Estimating value at risk using extreme value theory:is the two dimensional inhomogeneous Poisson model better than the others

Boateng, F. (Forster) 19 October 2015 (has links)
This research presents an application of extreme value theory to estimate the value at risk of a market position particularly of the OMX Hex Index. There are many approaches to computing value at risk alongside the extreme value method. One fundamental problem the manager of risk face is “what is the optimal choice of value at risk estimator that will best predict the risk?” This implies that choosing an approach to best predict value at risk is challenging. This study proposed a method of estimating value at risk using the two-dimensional inhomogeneous Poisson model. An extreme value theory method that is based on the Peak Over Threshold (POT). The method takes into consideration time varying parameters through some explanatory variables. The study also shows how well theoretical model fit real financial data. The data used is the daily log return of the OMX Hex Index from the period 1990 to 2014. From the data we show empirically that the OMX Hex Index obeys a Fréchet distribution. The explanatory variables for the study are GARCH volatilities, annual trend and quarter dummies. The explanatory variables are all available at time t-1. With the help of the fitted models we adopt the two-dimensional inhomogeneous Poisson model approach to estimating value at risk over the two-dimensional homogeneous Poisson model and other classical or traditional methods, and find that this better predict value at risk estimates.

Risk factor based investing:case: MSCI risk factor indices

Pieskä, J. (Jukka) 18 January 2016 (has links)
The aim of this thesis is to study risk factor based investing and test how well MSCI constructs their risk factor based indices. Risk factor based investing has gained a lot of media exposure in the recent years and “Smart Beta” products are becoming more popular. Blackrock estimated that there are more than 700 exchange traded products available and they have over $ 529 billion in assets under management. Risk factor investing aims to harvest the risk premia associated with factors like size, momentum and value. I tested whether MSCI is able to provide higher Sharpe ratios for higher risk exposure indices and how much they deviated from the parent index of MSCI World. I used the Ledoit & Wolf bootstrap inference test to find out whether the Sharpe ratios of high exposure and high capacity indices differ from each other. Furthermore, I tested how well the Fama & French Three Factor-model with the addition of Carhart momentum factor could explain the returns of MSCI’s risk factor indices. I also constructed different risk factor portfolios using risk-parity methods to see whether it is possible to enhance the returns of risk factor indices by combining them. The main results and conclusions of this thesis were that risk factor investing can provide excess returns. These excess returns are readily available by investing in MSCI’s risk factor indices. Another key finding was that by utilizing risk-parity methods an investor can achieve excess returns over an equally weighted risk factor portfolio and over the MSCI’s own Diversified Mix index. Furthermore, even though MSCI is the world leader in index creation, their way of creating indices doesn’t seem to be very efficient and it would be beneficial to analyse other index providers, too. The data used in this thesis were gathered from “MSCI’s end of day index data search”. The data consists of six risk factor indices from developed countries. The price data ranged from November 1998 to August 2015. For the Ledoit & Wolf test I gathered four high capacity indices and four high exposure indices from the same time period. The proxies for academic factors were provided by Kenneth French on his website.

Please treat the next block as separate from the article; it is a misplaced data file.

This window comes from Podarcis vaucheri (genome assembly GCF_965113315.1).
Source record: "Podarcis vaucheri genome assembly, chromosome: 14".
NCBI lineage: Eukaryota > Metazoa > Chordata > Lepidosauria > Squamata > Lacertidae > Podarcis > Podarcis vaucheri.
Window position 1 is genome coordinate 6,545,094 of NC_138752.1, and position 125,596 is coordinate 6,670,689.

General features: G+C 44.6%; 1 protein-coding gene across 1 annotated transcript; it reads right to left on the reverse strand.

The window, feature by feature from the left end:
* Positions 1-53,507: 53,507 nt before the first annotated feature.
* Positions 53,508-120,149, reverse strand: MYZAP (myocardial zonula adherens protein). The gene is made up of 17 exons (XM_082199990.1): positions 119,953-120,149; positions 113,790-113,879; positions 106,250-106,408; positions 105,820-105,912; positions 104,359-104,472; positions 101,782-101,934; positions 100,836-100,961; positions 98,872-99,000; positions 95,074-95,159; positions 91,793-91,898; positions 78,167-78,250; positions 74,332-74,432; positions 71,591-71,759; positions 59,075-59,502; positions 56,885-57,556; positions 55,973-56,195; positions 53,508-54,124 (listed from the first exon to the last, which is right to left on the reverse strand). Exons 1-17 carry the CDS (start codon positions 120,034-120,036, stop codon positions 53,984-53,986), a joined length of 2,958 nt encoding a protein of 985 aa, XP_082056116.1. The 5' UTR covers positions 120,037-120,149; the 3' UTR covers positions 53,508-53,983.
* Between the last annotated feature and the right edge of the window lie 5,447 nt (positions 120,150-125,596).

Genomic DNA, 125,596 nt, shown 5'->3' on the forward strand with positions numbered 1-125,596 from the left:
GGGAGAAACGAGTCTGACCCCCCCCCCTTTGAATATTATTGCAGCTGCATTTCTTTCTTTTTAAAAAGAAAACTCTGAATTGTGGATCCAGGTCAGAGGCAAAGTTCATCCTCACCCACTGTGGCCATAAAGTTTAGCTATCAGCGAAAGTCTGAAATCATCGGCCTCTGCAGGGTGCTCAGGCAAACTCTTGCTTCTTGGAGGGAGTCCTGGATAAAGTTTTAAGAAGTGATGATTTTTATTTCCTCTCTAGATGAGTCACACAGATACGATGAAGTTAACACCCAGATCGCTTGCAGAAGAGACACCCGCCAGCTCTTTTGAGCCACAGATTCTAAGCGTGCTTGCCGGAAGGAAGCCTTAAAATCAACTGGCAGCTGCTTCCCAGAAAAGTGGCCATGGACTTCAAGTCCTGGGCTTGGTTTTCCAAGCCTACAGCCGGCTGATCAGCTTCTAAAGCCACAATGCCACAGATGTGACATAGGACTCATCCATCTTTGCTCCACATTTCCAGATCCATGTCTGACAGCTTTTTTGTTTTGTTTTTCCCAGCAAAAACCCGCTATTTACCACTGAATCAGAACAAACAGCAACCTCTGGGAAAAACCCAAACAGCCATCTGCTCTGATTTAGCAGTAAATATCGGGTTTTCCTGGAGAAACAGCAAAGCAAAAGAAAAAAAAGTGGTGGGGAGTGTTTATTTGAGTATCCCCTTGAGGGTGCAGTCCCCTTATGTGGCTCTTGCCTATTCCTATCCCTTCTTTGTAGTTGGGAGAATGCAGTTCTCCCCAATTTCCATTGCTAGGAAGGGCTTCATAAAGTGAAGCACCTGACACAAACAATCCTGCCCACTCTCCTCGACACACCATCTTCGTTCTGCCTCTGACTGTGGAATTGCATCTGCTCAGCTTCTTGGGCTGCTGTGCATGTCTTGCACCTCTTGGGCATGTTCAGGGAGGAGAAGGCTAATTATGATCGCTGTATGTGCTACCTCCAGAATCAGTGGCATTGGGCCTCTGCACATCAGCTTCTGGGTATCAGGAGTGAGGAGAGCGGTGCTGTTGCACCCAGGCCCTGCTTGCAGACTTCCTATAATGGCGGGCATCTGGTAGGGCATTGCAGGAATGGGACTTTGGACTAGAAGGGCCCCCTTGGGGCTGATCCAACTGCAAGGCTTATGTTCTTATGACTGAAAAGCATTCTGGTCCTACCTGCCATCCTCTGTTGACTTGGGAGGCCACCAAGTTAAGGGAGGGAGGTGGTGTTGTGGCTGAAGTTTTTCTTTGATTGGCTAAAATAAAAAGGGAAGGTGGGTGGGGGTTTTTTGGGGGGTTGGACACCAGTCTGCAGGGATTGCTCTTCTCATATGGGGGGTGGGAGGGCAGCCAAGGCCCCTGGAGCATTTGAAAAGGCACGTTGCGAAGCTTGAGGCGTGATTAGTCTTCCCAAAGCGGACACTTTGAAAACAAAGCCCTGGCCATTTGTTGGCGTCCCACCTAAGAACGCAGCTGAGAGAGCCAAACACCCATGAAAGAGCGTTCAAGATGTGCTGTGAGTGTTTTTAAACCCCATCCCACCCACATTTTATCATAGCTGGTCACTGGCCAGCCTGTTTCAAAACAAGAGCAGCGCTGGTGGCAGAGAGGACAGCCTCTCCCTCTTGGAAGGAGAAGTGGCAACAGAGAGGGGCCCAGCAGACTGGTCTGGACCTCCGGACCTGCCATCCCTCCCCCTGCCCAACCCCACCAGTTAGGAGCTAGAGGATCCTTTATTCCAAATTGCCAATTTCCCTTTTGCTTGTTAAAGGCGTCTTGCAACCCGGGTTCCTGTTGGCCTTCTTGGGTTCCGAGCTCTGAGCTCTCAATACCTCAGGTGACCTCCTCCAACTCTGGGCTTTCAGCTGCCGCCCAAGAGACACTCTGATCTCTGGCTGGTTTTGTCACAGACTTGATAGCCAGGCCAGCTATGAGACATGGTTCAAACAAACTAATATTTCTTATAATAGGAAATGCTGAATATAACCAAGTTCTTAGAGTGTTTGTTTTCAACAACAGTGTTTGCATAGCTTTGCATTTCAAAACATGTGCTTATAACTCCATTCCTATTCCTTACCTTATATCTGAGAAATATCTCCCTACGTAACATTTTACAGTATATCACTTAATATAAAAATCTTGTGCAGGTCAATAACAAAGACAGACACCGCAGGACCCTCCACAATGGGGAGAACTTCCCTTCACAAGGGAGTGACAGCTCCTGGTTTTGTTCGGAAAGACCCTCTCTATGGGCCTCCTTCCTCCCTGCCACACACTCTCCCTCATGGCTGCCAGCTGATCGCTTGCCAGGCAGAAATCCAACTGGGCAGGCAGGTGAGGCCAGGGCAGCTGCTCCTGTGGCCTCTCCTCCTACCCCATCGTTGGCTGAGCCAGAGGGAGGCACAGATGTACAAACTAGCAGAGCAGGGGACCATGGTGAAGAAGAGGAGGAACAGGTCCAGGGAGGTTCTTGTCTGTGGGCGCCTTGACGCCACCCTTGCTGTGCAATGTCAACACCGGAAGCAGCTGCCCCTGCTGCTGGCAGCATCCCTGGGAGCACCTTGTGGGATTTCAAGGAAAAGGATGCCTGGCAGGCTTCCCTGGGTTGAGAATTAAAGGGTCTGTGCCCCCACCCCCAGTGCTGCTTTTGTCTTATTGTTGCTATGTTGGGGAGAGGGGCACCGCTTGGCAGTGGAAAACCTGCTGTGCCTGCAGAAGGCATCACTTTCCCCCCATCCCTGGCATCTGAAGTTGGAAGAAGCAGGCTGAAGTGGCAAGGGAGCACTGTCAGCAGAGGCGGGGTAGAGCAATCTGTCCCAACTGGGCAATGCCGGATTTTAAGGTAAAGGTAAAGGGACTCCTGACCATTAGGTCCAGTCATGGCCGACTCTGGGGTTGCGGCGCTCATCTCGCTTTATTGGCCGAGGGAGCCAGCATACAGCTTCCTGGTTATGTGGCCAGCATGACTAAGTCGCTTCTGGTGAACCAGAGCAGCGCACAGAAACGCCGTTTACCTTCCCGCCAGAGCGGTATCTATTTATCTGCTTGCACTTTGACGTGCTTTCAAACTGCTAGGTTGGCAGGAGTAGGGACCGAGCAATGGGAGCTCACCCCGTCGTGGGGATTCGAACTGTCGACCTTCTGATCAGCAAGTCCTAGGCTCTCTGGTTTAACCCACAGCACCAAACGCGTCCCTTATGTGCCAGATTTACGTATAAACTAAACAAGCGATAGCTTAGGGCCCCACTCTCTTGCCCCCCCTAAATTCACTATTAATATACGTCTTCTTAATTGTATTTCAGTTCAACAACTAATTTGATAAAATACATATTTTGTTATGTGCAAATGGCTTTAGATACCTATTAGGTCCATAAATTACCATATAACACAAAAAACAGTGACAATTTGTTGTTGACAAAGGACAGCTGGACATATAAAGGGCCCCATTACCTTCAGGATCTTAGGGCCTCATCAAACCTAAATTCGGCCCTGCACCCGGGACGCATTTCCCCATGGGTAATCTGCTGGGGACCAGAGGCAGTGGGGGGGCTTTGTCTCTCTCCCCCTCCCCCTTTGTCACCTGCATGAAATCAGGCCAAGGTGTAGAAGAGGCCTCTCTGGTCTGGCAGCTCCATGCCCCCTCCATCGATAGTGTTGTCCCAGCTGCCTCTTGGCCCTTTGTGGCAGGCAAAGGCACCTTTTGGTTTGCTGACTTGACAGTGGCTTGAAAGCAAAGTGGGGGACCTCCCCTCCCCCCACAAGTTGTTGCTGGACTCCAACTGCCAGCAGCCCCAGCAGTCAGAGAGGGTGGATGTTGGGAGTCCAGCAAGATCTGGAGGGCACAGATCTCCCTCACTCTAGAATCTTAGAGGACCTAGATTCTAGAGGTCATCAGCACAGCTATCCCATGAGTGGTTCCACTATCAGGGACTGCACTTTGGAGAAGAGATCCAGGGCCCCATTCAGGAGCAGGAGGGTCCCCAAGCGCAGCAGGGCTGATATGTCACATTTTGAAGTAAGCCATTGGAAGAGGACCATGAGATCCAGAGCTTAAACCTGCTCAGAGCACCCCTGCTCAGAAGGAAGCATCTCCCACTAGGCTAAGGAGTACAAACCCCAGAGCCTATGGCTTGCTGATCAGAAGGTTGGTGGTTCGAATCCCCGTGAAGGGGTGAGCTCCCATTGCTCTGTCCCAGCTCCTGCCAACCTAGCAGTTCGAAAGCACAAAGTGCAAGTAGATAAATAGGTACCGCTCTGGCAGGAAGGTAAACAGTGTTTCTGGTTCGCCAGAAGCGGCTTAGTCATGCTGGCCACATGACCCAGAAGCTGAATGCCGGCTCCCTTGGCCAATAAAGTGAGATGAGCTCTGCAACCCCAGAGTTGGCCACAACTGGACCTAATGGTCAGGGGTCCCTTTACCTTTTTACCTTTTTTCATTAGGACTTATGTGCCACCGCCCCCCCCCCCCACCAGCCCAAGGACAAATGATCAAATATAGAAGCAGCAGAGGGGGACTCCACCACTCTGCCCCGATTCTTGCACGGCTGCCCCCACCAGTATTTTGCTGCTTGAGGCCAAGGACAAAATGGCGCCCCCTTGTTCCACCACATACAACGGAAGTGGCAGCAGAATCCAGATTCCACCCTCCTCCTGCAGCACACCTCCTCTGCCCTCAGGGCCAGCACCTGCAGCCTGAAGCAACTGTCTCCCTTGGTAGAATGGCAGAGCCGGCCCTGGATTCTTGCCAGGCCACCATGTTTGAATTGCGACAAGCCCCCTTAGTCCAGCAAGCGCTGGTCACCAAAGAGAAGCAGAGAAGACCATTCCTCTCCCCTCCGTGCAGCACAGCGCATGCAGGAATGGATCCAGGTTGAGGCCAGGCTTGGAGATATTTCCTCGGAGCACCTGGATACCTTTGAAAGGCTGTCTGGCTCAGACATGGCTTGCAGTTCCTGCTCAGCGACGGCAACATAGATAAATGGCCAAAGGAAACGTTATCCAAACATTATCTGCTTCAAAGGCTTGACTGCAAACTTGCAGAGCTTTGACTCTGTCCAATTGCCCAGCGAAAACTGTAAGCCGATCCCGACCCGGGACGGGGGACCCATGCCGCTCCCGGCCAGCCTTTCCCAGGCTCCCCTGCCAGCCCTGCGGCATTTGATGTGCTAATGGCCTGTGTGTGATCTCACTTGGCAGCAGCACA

Determinants of interest rate of peer-to-peer business loans

Hietala, T. (Tomi) 19 April 2016 (has links)
The purpose of this thesis is to examine the determinants of interest rate in peer-to-peer business loans. The peer-to-peer lending is a novel business area and it is an alternative for either as an investment or as a way to raise funding. From both, the investor’s and the fund raiser’s perspective it is important to know how the interest rate is determined on the loans. Also the information offered on peer-to-peer business loans is evaluated from the perspective of screening the loans based on the fund raiser’s quality. The tested variables are the length of the loan period, the amount of capital raised, the credit score and the delays of the repayment. Additionally the effect of the maturity of the business is tested between four time periods. The sample data is from two online platforms offering peer-to-peer business loans at Finnish markets. These platforms are Fundu and Yrityslainat.fi. The length of the loan period and the credit score are statistically significant determinants of the interest rate. Both the length of the loan period and the credit score have a negative relation to interest rate. So, longer the loan period is and higher the credit score, the lower is the interest rate. Also the interest rates decreases when the business matures. The available information of fund raisers varies between platforms. This information has been used effectively to screen loans in case of consumer loans.